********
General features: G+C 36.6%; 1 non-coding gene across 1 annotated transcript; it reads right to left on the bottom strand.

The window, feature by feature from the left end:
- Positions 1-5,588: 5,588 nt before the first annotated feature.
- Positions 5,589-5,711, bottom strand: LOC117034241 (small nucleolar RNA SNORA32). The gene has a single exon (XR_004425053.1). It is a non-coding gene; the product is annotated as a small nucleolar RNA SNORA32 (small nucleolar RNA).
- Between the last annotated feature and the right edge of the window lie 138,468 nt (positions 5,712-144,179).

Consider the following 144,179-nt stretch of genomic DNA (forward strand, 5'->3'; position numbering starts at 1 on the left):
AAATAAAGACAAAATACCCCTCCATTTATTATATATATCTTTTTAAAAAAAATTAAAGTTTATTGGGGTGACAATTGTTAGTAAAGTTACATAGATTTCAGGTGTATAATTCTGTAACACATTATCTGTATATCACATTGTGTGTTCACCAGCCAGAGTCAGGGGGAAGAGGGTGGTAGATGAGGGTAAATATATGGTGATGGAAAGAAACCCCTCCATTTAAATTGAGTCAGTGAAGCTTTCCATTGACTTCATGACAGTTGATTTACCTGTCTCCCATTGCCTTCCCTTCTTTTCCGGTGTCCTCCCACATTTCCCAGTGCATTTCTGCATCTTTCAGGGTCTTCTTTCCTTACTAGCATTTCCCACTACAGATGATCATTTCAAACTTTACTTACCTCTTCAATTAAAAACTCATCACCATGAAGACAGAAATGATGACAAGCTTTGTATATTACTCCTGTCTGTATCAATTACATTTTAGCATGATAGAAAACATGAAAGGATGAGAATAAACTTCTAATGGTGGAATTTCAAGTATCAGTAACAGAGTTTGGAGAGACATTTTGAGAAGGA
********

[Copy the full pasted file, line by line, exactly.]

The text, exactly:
General features: G+C 36.6%; 1 non-coding gene across 1 annotated transcript; it reads right to left on the bottom strand.

The window, feature by feature from the left end:
- Positions 1-5,588: 5,588 nt before the first annotated feature.
- Positions 5,589-5,711, bottom strand: LOC117034241 (small nucleolar RNA SNORA32). The gene has a single exon (XR_004425053.1). It is a non-coding gene; the product is annotated as a small nucleolar RNA SNORA32 (small nucleolar RNA).
- Between the last annotated feature and the right edge of the window lie 138,468 nt (positions 5,712-144,179).

Consider the following 144,179-nt stretch of genomic DNA (forward strand, 5'->3'; position numbering starts at 1 on the left):
AAATAAAGACAAAATACCCCTCCATTTATTATATATATCTTTTTAAAAAAAATTAAAGTTTATTGGGGTGACAATTGTTAGTAAAGTTACATAGATTTCAGGTGTATAATTCTGTAACACATTATCTGTATATCACATTGTGTGTTCACCAGCCAGAGTCAGGGGGAAGAGGGTGGTAGATGAGGGTAAATATATGGTGATGGAAAGAAACCCCTCCATTTAAATTGAGTCAGTGAAGCTTTCCATTGACTTCATGACAGTTGATTTACCTGTCTCCCATTGCCTTCCCTTCTTTTCCGGTGTCCTCCCACATTTCCCAGTGCATTTCTGCATCTTTCAGGGTCTTCTTTCCTTACTAGCATTTCCCACTACAGATGATCATTTCAAACTTTACTTACCTCTTCAATTAAAAACTCATCACCATGAAGACAGAAATGATGACAAGCTTTGTATATTACTCCTGTCTGTATCAATTACATTTTAGCATGATAGAAAACATGAAAGGATGAGAATAAACTTCTAATGGTGGAATTTCAAGTATCAGTAACAGAGTTTGGAGAGACATTTTGAGAAGGA